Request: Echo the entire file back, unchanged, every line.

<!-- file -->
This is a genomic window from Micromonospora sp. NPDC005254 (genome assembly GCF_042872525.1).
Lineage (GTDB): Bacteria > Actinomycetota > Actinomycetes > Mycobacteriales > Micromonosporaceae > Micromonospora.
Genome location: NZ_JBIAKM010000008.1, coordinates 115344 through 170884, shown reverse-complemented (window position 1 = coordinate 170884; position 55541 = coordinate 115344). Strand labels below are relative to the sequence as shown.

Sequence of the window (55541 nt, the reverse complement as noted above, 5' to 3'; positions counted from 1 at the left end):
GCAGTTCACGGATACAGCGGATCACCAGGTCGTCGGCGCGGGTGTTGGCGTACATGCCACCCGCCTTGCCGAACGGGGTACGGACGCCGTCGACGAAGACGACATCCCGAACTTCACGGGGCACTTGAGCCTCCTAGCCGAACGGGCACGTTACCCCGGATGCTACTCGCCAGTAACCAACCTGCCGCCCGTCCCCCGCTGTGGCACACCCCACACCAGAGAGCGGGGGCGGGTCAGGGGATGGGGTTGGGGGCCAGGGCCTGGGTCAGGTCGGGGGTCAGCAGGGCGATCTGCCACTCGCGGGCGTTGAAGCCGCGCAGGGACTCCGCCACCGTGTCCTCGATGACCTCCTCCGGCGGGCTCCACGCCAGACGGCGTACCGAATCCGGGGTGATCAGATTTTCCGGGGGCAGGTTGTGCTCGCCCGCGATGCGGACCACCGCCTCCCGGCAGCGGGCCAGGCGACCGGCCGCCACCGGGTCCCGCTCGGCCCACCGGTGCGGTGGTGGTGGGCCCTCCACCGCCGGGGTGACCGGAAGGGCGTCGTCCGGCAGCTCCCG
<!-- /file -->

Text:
This is a genomic window from Micromonospora sp. NPDC005254 (genome assembly GCF_042872525.1).
Lineage (GTDB): Bacteria > Actinomycetota > Actinomycetes > Mycobacteriales > Micromonosporaceae > Micromonospora.
Genome location: NZ_JBIAKM010000008.1, coordinates 115344 through 170884, shown reverse-complemented (window position 1 = coordinate 170884; position 55541 = coordinate 115344). Strand labels below are relative to the sequence as shown.

Sequence of the window (55541 nt, the reverse complement as noted above, 5' to 3'; positions counted from 1 at the left end):
GCAGTTCACGGATACAGCGGATCACCAGGTCGTCGGCGCGGGTGTTGGCGTACATGCCACCCGCCTTGCCGAACGGGGTACGGACGCCGTCGACGAAGACGACATCCCGAACTTCACGGGGCACTTGAGCCTCCTAGCCGAACGGGCACGTTACCCCGGATGCTACTCGCCAGTAACCAACCTGCCGCCCGTCCCCCGCTGTGGCACACCCCACACCAGAGAGCGGGGGCGGGTCAGGGGATGGGGTTGGGGGCCAGGGCCTGGGTCAGGTCGGGGGTCAGCAGGGCGATCTGCCACTCGCGGGCGTTGAAGCCGCGCAGGGACTCCGCCACCGTGTCCTCGATGACCTCCTCCGGCGGGCTCCACGCCAGACGGCGTACCGAATCCGGGGTGATCAGATTTTCCGGGGGCAGGTTGTGCTCGCCCGCGATGCGGACCACCGCCTCCCGGCAGCGGGCCAGGCGACCGGCCGCCACCGGGTCCCGCTCGGCCCACCGGTGCGGTGGTGGTGGGCCCTCCACCGCCGGGGTGACCGGAAGGGCGTCGTCCGGCAGCTCCCG